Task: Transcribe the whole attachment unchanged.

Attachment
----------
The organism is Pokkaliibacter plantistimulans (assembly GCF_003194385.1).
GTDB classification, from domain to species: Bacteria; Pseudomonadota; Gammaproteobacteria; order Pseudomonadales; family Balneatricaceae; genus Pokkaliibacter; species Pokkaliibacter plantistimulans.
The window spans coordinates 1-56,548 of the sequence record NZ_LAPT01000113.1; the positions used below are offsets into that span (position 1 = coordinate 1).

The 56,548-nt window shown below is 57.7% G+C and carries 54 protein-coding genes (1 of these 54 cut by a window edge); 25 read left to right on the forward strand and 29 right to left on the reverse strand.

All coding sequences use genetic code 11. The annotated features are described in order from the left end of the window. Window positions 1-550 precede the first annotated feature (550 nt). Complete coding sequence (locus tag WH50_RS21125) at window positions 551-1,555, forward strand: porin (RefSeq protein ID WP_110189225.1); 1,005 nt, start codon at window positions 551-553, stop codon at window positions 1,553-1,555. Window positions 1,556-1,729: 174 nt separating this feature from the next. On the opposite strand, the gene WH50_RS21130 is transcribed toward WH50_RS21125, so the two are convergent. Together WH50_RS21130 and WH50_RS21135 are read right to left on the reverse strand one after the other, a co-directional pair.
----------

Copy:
The organism is Pokkaliibacter plantistimulans (assembly GCF_003194385.1).
GTDB classification, from domain to species: Bacteria; Pseudomonadota; Gammaproteobacteria; order Pseudomonadales; family Balneatricaceae; genus Pokkaliibacter; species Pokkaliibacter plantistimulans.
The window spans coordinates 1-56,548 of the sequence record NZ_LAPT01000113.1; the positions used below are offsets into that span (position 1 = coordinate 1).

The 56,548-nt window shown below is 57.7% G+C and carries 54 protein-coding genes (1 of these 54 cut by a window edge); 25 read left to right on the forward strand and 29 right to left on the reverse strand.

All coding sequences use genetic code 11. The annotated features are described in order from the left end of the window. Window positions 1-550 precede the first annotated feature (550 nt). Complete coding sequence (locus tag WH50_RS21125) at window positions 551-1,555, forward strand: porin (RefSeq protein ID WP_110189225.1); 1,005 nt, start codon at window positions 551-553, stop codon at window positions 1,553-1,555. Window positions 1,556-1,729: 174 nt separating this feature from the next. On the opposite strand, the gene WH50_RS21130 is transcribed toward WH50_RS21125, so the two are convergent. Together WH50_RS21130 and WH50_RS21135 are read right to left on the reverse strand one after the other, a co-directional pair.